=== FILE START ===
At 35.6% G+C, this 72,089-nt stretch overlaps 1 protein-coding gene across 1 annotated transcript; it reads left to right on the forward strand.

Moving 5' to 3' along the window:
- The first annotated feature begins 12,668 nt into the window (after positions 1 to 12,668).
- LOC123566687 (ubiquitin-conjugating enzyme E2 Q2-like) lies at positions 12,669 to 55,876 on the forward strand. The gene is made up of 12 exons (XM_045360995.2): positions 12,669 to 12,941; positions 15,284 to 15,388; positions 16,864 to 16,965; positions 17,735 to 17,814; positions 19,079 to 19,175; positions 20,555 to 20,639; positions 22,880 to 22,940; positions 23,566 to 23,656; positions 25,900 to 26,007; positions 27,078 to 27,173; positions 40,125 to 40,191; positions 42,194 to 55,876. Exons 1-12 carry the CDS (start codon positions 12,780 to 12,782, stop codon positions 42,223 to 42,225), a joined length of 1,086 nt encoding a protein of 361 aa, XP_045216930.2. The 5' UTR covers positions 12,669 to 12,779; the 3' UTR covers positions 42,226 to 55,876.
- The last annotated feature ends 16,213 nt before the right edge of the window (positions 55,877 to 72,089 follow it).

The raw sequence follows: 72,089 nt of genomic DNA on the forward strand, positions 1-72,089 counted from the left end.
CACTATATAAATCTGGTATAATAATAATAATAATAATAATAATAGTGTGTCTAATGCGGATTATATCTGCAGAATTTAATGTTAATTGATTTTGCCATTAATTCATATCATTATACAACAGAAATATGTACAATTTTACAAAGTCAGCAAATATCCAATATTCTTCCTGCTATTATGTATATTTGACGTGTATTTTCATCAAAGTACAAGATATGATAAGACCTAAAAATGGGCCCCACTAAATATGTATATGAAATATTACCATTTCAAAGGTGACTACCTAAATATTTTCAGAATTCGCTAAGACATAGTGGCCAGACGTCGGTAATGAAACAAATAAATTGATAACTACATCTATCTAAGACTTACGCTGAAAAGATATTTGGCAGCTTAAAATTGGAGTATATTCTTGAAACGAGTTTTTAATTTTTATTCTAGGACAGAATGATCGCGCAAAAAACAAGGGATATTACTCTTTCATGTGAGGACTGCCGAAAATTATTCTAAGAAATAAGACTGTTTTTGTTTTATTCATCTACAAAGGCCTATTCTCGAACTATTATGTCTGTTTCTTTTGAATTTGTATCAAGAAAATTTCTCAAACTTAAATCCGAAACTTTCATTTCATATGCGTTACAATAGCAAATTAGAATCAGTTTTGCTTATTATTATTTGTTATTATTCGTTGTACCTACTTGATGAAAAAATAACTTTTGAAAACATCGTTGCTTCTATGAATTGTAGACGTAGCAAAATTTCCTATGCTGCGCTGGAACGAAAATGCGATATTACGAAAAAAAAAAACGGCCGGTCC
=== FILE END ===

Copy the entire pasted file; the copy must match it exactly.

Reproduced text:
At 35.6% G+C, this 72,089-nt stretch overlaps 1 protein-coding gene across 1 annotated transcript; it reads left to right on the forward strand.

Moving 5' to 3' along the window:
- The first annotated feature begins 12,668 nt into the window (after positions 1 to 12,668).
- LOC123566687 (ubiquitin-conjugating enzyme E2 Q2-like) lies at positions 12,669 to 55,876 on the forward strand. The gene is made up of 12 exons (XM_045360995.2): positions 12,669 to 12,941; positions 15,284 to 15,388; positions 16,864 to 16,965; positions 17,735 to 17,814; positions 19,079 to 19,175; positions 20,555 to 20,639; positions 22,880 to 22,940; positions 23,566 to 23,656; positions 25,900 to 26,007; positions 27,078 to 27,173; positions 40,125 to 40,191; positions 42,194 to 55,876. Exons 1-12 carry the CDS (start codon positions 12,780 to 12,782, stop codon positions 42,223 to 42,225), a joined length of 1,086 nt encoding a protein of 361 aa, XP_045216930.2. The 5' UTR covers positions 12,669 to 12,779; the 3' UTR covers positions 42,226 to 55,876.
- The last annotated feature ends 16,213 nt before the right edge of the window (positions 55,877 to 72,089 follow it).

The raw sequence follows: 72,089 nt of genomic DNA on the forward strand, positions 1-72,089 counted from the left end.
CACTATATAAATCTGGTATAATAATAATAATAATAATAATAATAGTGTGTCTAATGCGGATTATATCTGCAGAATTTAATGTTAATTGATTTTGCCATTAATTCATATCATTATACAACAGAAATATGTACAATTTTACAAAGTCAGCAAATATCCAATATTCTTCCTGCTATTATGTATATTTGACGTGTATTTTCATCAAAGTACAAGATATGATAAGACCTAAAAATGGGCCCCACTAAATATGTATATGAAATATTACCATTTCAAAGGTGACTACCTAAATATTTTCAGAATTCGCTAAGACATAGTGGCCAGACGTCGGTAATGAAACAAATAAATTGATAACTACATCTATCTAAGACTTACGCTGAAAAGATATTTGGCAGCTTAAAATTGGAGTATATTCTTGAAACGAGTTTTTAATTTTTATTCTAGGACAGAATGATCGCGCAAAAAACAAGGGATATTACTCTTTCATGTGAGGACTGCCGAAAATTATTCTAAGAAATAAGACTGTTTTTGTTTTATTCATCTACAAAGGCCTATTCTCGAACTATTATGTCTGTTTCTTTTGAATTTGTATCAAGAAAATTTCTCAAACTTAAATCCGAAACTTTCATTTCATATGCGTTACAATAGCAAATTAGAATCAGTTTTGCTTATTATTATTTGTTATTATTCGTTGTACCTACTTGATGAAAAAATAACTTTTGAAAACATCGTTGCTTCTATGAATTGTAGACGTAGCAAAATTTCCTATGCTGCGCTGGAACGAAAATGCGATATTACGAAAAAAAAAAACGGCCGGTCC